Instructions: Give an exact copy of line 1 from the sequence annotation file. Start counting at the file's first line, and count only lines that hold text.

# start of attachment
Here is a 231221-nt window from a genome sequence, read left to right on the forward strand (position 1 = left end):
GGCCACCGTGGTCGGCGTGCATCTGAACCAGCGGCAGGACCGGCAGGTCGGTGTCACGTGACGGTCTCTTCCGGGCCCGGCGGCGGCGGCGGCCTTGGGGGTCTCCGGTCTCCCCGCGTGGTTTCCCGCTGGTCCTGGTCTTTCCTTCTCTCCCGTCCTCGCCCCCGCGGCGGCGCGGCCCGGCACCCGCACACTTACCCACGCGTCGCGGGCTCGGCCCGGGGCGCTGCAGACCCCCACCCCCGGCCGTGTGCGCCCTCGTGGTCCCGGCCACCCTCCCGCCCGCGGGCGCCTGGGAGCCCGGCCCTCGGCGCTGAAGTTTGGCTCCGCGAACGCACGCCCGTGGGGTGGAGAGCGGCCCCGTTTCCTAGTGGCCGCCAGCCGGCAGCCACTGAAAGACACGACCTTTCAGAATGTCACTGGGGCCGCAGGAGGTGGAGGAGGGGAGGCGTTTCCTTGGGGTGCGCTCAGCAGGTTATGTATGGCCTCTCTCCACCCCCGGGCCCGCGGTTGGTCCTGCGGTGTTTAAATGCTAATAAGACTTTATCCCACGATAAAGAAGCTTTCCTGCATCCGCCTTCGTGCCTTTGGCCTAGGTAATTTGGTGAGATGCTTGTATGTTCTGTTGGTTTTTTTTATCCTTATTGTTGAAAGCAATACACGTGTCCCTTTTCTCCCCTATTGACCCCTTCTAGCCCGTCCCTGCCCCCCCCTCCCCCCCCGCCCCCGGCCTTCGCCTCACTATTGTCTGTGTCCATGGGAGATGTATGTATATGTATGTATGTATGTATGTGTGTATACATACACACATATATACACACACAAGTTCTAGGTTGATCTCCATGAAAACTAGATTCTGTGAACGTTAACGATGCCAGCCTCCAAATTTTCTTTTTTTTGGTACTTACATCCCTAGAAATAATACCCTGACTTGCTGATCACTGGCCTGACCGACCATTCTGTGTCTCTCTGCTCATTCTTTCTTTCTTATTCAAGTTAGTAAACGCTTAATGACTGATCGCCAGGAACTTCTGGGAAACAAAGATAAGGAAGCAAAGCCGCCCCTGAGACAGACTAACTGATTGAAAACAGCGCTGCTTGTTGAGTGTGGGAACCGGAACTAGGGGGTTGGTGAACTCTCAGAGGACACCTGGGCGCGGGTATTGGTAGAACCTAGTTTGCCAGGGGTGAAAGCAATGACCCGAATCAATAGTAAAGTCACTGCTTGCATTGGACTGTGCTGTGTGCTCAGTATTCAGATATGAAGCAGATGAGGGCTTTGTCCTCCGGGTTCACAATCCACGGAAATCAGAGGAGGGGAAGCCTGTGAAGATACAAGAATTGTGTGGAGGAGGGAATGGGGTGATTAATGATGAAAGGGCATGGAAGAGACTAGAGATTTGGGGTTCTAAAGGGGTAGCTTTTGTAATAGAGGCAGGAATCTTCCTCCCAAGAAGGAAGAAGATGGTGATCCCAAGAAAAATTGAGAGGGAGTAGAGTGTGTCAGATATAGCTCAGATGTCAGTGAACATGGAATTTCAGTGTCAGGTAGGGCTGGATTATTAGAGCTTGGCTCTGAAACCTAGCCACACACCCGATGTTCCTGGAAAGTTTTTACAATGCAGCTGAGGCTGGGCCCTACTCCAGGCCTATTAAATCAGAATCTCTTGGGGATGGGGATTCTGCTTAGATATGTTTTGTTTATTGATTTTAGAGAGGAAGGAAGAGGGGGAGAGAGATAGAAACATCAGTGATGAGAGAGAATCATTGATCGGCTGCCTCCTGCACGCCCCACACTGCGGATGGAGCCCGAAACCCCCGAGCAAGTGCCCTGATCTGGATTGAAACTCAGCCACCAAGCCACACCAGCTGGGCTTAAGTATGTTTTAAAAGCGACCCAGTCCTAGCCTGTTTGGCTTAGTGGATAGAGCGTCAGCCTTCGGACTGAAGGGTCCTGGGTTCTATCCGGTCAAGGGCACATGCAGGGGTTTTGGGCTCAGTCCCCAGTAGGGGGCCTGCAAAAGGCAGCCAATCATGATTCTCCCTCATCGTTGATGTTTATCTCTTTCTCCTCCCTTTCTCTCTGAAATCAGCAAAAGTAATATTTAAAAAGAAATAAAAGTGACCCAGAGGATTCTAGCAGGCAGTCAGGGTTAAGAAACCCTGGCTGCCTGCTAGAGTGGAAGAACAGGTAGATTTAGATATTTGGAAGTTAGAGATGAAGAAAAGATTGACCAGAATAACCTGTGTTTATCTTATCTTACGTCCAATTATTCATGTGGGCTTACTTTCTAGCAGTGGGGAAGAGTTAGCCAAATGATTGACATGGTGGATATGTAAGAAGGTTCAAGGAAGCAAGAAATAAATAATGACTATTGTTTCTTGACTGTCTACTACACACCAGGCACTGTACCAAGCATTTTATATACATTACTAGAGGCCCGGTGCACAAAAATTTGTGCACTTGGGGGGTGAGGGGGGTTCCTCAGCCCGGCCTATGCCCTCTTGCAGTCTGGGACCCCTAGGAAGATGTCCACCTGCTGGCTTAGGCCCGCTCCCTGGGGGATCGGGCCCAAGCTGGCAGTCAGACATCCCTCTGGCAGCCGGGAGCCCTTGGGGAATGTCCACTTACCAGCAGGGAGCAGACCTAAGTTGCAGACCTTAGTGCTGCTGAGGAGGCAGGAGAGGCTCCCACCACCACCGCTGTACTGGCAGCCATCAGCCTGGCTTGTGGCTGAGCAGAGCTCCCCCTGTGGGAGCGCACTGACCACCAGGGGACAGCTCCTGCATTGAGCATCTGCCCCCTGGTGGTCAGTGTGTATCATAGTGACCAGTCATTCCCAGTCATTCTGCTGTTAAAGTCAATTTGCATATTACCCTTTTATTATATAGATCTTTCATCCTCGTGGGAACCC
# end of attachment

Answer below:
Here is a 231221-nt window from a genome sequence, read left to right on the forward strand (position 1 = left end):